Adam Goldberg, owner of Fresh Brothers in Manhattan Beach and Redondo Beach, California, was slammed — on a Monday. The restaurant’s volume was up way more than normal. The lunch rush had extended to 3:30 p.m., leaving staff only one hour to prep before dinner service. Remarkably, staff never fell behind. Goldberg doesn’t attribute it to luck but, rather, good prep. “Prior planning and prep is the only way to get through a rush,” he says. “And having all hands on deck.”
How you handle your pizzeria during operating hours isn’t the only element that ensures success. At Fresh Brothers, prep begins at 9:30 a.m. Restaurants offi cially open at 11 a.m. Morning prep consists of preparing pizza dough, sauces, toppings and ingredients for the 40-item create-your-own salad line. Fresh produce is purchased at markets in Los Angeles and kept track of on a weekly schedule. “We like to replace our produce 48 hours after receiving it,” says Goldberg.
Securely stored gluten-free pizza crusts also beg for high turnover. “We turn our gluten-free pizza crust as fast as possible because we’re very cautious of the risk involved with contamination,” says Goldberg. Meats like sausage and chicken, Goldberg says, last around fi ve to seven days. Canned items such as olives or artichoke hearts last seven to 10 days. “Real estate is expensive. We don’t want to waste our walk-in space storing cans,” he says.
At Bill’s Pizza & Pub in Mundelein, Illinois, and Third Lake, Illinois, owner Mary Ann Rouse hired four prep employees to make fresh dough, grate cheese, slice vegetables and pre-portion appetizers. Most food items, says Rouse, can last two days. “You really want to use fresh veggies every day. We cook our own beef, and we only want to keep that a couple of days,” she says.
Items like onion blossoms have a 24- hour expiration date. For the
appetizer, colossal onions are cleaned, cut and soaked for eight hours. The next day, onions are breaded and battered. “That’s the day you want to sell them. Otherwise they get soggy,” Rouse says.
It’s tough to anticipate just how many ingredients will be used per day, Rouse admits. So she keeps her menu simple with only a few items. “It makes it easier to prep. If we run out, we borrow from our other restaurant,” she says. “Since it’s impossible to have the same prep
employee everyday I make sure everything is rotated properly and all products are dated.” Boxes of fresh cheese, vegetables and sausage are dated when delivered and then again after those ingredients are transferred into storage containers. “It’s as easy as using masking tape and a black marker,” Rouse says.
At Fox’s Pizza Den in Meyersdale, Pennsylvania, (there are 340 Fox’s Pizza Den franchises operating in 32 states) prep involves slicing vegetables, boiling pasta, rolling dough, making soups, fi lling bakers tables with toppings, pre-weighing salads and meats, portioning appetizers and having paper products stacked, racked and ready to go.
“Nothing kills the kitchen time more than having to run for additional supplies,” says Jeff Yoder, Fox’s Pizza Den franchisee. Items like toasted hoagies and fried chicken need to be prepared per order. “If the fried chicken is older than two to three hours it will dry out,” Yoder says. He recommends operators pre-weigh as many ingredients as possible, using strict portion control. “Make sure the prep person has a working knowledge of the entire operation to prep the correct amount. That way you won’t waste products,” he says.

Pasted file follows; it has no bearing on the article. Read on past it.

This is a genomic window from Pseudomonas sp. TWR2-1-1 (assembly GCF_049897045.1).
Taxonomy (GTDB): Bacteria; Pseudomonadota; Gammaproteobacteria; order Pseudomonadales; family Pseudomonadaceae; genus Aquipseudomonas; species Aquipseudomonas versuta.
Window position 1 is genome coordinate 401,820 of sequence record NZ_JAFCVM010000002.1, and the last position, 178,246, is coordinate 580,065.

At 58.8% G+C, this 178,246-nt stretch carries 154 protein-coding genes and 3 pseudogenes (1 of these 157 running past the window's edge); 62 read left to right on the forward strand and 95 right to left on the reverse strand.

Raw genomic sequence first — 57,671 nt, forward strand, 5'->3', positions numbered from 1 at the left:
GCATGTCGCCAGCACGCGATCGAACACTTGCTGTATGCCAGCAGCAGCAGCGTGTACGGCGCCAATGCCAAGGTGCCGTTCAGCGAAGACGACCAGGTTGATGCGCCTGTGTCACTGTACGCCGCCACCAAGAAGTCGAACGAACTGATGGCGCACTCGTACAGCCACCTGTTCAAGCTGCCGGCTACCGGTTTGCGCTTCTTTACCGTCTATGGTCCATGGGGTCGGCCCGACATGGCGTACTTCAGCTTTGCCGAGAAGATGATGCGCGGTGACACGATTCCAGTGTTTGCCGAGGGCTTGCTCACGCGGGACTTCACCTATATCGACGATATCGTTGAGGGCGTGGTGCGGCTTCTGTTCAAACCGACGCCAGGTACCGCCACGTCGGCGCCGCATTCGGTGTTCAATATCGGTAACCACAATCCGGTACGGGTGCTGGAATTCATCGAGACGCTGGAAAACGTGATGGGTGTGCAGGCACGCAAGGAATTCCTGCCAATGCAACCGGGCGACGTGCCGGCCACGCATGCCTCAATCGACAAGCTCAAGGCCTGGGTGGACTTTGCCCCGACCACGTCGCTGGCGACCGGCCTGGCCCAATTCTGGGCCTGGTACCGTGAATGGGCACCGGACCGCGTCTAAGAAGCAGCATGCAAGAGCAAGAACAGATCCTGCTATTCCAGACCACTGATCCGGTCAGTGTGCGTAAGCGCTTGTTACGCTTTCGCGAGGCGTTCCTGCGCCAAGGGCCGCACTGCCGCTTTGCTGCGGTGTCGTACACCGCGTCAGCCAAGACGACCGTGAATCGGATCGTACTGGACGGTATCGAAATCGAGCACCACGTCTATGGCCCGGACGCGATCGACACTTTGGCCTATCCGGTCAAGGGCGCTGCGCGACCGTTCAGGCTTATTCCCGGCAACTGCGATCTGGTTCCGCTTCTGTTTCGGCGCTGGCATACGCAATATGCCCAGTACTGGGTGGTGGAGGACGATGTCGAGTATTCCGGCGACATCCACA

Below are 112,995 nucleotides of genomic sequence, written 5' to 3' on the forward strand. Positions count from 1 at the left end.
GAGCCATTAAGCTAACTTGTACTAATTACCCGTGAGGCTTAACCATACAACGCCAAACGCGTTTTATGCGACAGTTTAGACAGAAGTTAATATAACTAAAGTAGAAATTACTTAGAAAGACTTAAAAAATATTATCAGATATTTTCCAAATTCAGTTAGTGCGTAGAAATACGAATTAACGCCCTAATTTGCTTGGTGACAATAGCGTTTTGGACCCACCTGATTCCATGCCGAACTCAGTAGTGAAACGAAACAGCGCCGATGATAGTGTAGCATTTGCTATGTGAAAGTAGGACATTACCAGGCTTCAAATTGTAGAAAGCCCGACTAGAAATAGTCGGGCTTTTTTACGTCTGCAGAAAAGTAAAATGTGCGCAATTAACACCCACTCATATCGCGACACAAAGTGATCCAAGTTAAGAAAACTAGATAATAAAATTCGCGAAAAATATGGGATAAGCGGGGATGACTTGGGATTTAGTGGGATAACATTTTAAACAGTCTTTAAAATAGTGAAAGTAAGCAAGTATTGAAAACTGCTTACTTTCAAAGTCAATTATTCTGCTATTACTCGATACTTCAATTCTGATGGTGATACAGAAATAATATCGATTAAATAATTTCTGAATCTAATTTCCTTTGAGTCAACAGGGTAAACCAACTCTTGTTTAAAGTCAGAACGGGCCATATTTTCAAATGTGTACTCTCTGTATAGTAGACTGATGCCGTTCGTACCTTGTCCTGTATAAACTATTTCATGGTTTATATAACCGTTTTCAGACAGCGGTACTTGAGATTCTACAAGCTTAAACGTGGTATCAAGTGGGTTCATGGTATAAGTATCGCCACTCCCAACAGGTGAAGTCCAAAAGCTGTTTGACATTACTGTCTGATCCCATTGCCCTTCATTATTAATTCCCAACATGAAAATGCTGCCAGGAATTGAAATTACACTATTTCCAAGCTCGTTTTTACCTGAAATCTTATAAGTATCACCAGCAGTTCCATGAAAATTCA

Carolyn Redendo, owner of Redendo’s Ristorante Group, which operates Redendo’s Pizzeria & Pasta in Fountain Hills, Arizona, and Redendo’s Pizzeria Ristorante in Scottsdale, Arizona, hired three prep employees. They chop green peppers, mushrooms, spinach and garlic and sauté those ingredients for pizza toppings. They also grate cheese, slice meats, prepare house-made salad dressings, prep salad station ingredients and par-cook/ portion pasta. “We pre-cook all pastas except angel hair and gnocchi, which we do to order,” she says.
Cannolis are also fi lled to order. “If you fi ll the cannoli shell ahead of time it gets soggy. Fill it to order and the shell stays crispy,” Redendo advises. Her biggest prep challenge is fi nding balance between over-prepping and under-prepping ingredients. To help, she marks on a calendar what items sell on a daily basis. The calendar becomes a prep schedule for employees. “We list how much needs to be prepped. For example, the weekends will need more mushrooms than on Monday,” she says.
Sealing ingredients tightly in plastic containers with lids helps stretch their lifespan. Redondo found mushrooms browned quicker the higher up they were stored. “Now we store mushrooms on the bottom of our walk-in and put bar towels on top of the case. It helps contain the moisture and adds to its shelf life,” she says. Thankfully, prep isn’t always a struggle. Goldberg actually finds it cost effective. “Down times give you time to prep. I’m spending that labor cost into prep time,” he says. What’s not to enjoy about that? ?
Manpower is important, but so is having the right equipment. Operators below list their must-have prep tools.
“Our Hobart 80-quart mixer and our dough ball rolling machine. It’s expensive, but not compared to hiring people to roll dough balls all day.” — Mary Ann Rouse, owner, Bill’s Pizza & Pub
“Sharp knives, a positive attitude and clean equipment. Coming in and cleaning up kills the morning.” — Jeff Yoder, owner, Fox’s Pizza Den
“Our 80-quart and 140-quart Hobart mixer, Robot Coupe processor, and assortment of knives, which we get sharpened every two weeks.” — Adam Goldberg, owner, Fresh Brothers
“Storage containers with lids, our commercial disposable knives, and small color-coded plastic cutting boards …” — Carolyn Redendo, owner, Redendo’s Ristorante Group.
Melanie Wolkoff Wachsman is a freelance writer in Louisville, Kentucky. She covers food, business and liefestyle trends.